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Duke v. Walker & Patterson, P.C.

United States District Court, S.D. Texas, Houston Division

October 16, 2019

MARK L. DUKE, Appellant,
v.
WALKER & PATTERSON, P.C., Appellee.

          MEMORANDUM OPINION AND ORDER

          GEORGE C. HANKS JR. UNITED STATES DISTRICT JUDGE

         This is a bankruptcy appeal. The appellant, Mark Duke (“Duke”), is the owner and managing member of the bankruptcy debtor, Duke Investments, Ltd. (“DIL”).[1] Duke seeks to vacate an order of the bankruptcy court that, he argues, impermissibly ordered him to pay the attorney's fees of the appellee, Walker & Patterson (“WP”), which served as special litigation counsel during DIL's bankruptcy. The Court AFFIRMS the bankruptcy court's judgment.[2]

         I. BACKGROUND

         Duke formed DIL to acquire and develop oil and gas properties. About 15 years after founding DIL, Duke began looking for a new banker for DIL and was referred to Amegy Bank, N.A. (“Amegy”). Amegy entered into a loan agreement with Duke, who signed for DIL as the borrower and for himself individually as guarantor. Simultaneously with the loan agreement, Duke signed a derivative trading agreement with Amegy.

         The relationship soured, and Amegy eventually sued DIL and Duke in Texas state court and posted some of DIL's properties for foreclosure. DIL and Duke filed a separate lawsuit, also in Texas state court, to enjoin the foreclosure; and DIL filed a Chapter 11 bankruptcy petition. See Southern District of Texas bankruptcy case number 10-36556. Duke and DIL then sued Amegy in an adversary proceeding related to DIL's bankruptcy, alleging, among other things, that Amegy had breached both the loan agreement and the derivative trading agreement, causing damages to Duke and DIL and excusing Duke and DIL from performing under the contracts. See Southern District of Texas bankruptcy case number 10-03577 at Dkt. 1. Amegy countersued both Duke and DIL, alleging that Amegy had not breached either agreement and was therefore owed balances on both. See Southern District of Texas bankruptcy case number 10-03577 at Dkt. 21. The balances claimed by Amegy were substantial: Amegy filed a proof of claim in DIL's bankruptcy asserting a secured claim in the amount of $5, 259, 958.43. See Southern District of Texas bankruptcy case number 10-03577 at Dkt. 55-1.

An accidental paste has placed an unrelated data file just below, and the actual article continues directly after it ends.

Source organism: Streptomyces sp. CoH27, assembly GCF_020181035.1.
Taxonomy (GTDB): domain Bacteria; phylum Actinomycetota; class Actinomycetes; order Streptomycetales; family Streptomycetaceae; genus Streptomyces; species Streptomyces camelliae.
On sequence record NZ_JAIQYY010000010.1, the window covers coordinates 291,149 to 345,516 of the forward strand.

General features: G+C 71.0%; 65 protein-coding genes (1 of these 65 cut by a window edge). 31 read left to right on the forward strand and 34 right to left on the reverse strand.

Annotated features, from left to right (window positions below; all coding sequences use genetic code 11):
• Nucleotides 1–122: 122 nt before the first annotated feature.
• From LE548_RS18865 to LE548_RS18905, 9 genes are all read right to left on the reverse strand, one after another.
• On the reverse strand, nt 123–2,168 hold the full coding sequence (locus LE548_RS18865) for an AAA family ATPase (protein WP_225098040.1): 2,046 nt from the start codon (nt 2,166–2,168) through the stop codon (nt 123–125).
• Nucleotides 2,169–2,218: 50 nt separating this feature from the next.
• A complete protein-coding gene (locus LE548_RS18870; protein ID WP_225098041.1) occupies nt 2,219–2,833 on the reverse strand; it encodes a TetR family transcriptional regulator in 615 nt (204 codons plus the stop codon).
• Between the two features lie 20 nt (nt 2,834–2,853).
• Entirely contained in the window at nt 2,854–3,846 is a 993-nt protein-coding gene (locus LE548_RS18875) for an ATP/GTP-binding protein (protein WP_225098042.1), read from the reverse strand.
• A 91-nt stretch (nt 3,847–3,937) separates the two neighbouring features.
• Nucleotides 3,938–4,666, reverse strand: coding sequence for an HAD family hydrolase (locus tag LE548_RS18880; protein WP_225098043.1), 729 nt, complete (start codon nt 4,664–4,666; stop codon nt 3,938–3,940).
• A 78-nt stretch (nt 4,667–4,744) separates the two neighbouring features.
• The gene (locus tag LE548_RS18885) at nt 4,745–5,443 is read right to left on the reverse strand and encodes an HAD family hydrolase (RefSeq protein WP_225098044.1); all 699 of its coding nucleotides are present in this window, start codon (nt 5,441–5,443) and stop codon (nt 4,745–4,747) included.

DIL filed an application with the bankruptcy court to retain WP as special counsel under a contingent-fee arrangement to prosecute the adversary proceeding brought by Duke and DIL against Amegy (Dkt. 2 at p. 26). The proposed contingent-fee agreement was submitted to the bankruptcy court for approval and was signed by Duke individually; by Duke as managing member of DIL; and by WP (Dkt. 2 at pp. 40-41). The proposed agreement included the following paragraph:

To the extent necessary, this Agreement will be submitted to the Bankruptcy Court having jurisdiction over the Client's bankruptcy proceedings for approval. If the Bankruptcy Court does not approve this Agreement then Attorney shall have the right to terminate this Agreement. Any dispute arising under or relating to this Agreement, or the performance of any party hereto, shall be submitted to the Bankruptcy Court for resolution.[3]

Dkt. 2 at pp. 40-41.

         The bankruptcy court modified the proposed contingent-fee agreement to include the condition that, if the only recovery by Duke and DIL in their battle against Amegy was a reduction in the amount they owed to Amegy, Duke alone-and explicitly not DIL-would pay WP's contingent fee and expenses:

In the event the final result of asserting all claims, counterclaims and defenses by [DIL] against Amegy in the [adversary proceeding], whether by settlement or a final judgment, is a reduction in the amount of [the secured claim asserted in Amegy's proof of claim] (whether by defense or setoff of affirmative claims or counterclaims), and not in any amount to be paid by Amegy to [DIL], then the contingency fee calculated on such reduction under the Contingency Fee Agreement shall be payable to WP solely by [Duke] and there shall be no claim against [DIL] for such contingency fee. Further, in such event, any expenses advanced by WP under the Contingency Fee Agreement for which it is entitled to recovery shall be payable solely by [Duke] and there shall be no claim against [DIL] for such amount. Dkt. 2 at p. 50.